Another benefit of adopting Multicollab is that your editorial process will move entirely to the Gutenberg Editor where you can also collaborate on videos and dynamic content.

Multicollab collaboration plugin's comment feature demo 2

This will decrease your dependency on third-party content collaboration tools and make your review cycles shorter. Furthermore, your organizational data will be more secure than ever since you won’t have to give unrestricted access to your files and folders.

Summing up

The editorial process determines the quality of your content and the rate at which they get published. Apart from that, it helps you avoid big mistakes, gain new perspectives, and uncover new marketing opportunities.

You can follow the five steps below that will help you build an adaptive and robust editorial workflow:

  • Define the brand voice based on your domain and customers’ preferences.
  • Build an editorial calendar that considers your needs, strengths, and weaknesses.
  • Finalize the editorial workflow and ensure every team member understands it.
  • Explain the responsibilities to each team member and set expectations.
  • Adopt multipurpose tools that are easy to use, versatile, and scalable.

Multicollab simplifies your editorial process by enabling Google Docs-style collaboration on the Gutenberg Editor. This reduces your dependency on third-party tools, secures your organizational data, and makes the content creation process faster.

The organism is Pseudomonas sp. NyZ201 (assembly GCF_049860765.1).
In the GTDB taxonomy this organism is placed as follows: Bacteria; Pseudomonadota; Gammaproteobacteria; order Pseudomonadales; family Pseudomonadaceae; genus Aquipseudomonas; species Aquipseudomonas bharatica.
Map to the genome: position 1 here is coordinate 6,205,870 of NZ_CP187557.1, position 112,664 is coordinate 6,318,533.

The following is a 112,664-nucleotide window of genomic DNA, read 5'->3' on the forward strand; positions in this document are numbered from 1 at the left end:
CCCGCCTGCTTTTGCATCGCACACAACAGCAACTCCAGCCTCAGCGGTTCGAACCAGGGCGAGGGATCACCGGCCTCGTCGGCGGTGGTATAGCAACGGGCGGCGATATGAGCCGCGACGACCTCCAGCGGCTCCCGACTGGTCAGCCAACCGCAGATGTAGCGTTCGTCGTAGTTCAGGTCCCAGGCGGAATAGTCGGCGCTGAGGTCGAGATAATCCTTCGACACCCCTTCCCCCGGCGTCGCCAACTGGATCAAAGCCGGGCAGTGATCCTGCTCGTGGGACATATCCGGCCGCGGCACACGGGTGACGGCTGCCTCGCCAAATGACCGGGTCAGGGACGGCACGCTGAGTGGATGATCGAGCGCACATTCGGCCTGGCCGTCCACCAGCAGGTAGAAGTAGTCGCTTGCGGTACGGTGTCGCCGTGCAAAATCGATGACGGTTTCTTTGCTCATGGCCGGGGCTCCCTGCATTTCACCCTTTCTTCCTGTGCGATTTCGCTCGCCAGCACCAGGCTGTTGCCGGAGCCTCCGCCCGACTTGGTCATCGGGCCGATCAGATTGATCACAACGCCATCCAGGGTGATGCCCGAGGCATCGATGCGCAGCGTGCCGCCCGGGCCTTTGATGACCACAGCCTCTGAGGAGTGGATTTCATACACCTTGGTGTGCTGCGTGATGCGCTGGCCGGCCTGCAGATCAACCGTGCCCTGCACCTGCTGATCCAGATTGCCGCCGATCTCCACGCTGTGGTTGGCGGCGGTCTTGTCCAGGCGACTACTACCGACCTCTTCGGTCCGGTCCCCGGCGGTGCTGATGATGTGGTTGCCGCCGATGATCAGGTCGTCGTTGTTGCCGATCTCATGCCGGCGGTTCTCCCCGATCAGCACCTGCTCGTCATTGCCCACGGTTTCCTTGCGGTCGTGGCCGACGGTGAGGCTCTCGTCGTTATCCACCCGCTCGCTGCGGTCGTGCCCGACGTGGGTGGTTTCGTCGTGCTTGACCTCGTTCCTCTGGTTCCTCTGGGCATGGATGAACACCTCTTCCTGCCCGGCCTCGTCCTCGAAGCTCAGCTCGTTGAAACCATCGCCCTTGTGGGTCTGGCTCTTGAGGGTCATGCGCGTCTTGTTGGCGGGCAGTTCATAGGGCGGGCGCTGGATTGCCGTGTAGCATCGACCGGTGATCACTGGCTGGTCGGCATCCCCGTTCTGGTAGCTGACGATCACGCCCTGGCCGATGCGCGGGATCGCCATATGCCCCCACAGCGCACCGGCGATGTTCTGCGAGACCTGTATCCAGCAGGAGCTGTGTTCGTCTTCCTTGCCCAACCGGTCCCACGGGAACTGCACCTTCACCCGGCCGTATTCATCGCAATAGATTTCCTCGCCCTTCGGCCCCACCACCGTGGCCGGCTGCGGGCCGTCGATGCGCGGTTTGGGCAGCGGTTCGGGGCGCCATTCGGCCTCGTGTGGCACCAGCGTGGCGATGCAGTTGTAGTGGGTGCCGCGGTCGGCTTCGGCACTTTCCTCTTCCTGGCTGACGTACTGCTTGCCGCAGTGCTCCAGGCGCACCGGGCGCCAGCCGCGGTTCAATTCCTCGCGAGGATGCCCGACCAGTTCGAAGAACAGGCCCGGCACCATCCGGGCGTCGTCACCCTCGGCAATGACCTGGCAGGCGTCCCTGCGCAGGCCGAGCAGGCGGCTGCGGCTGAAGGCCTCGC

Interested in learning how your team could benefit from Multicollab?

Join this free webinar.

FAQs

  • What is the editorial process’ definition?
    The editorial process helps a content team ensure a draft is ready for publication and yields optimal ROI.
  • How do you organize an editorial process?
    You can start with the four basic steps — pre-check, peer review, editor’s decision, and revision and author’s appeal. After that, you can modify it as per your needs.
  • What is the first stage of the editorial process?
    The first stage of the editorial process is self-review where the author(s) check the content before forwarding it for peer review.
  • What are the 7 steps of the publishing process?
    Establishing requirements, agreeing upon terms and conditions, ideation, drafting, review, revision and approval, and publishing are the 7 steps of the publishing process.
  • Is it possible to organize an editorial process in WordPress?
    Yes, with the help of Multicollab, content teams can shift their entire editorial workflow to WordPress.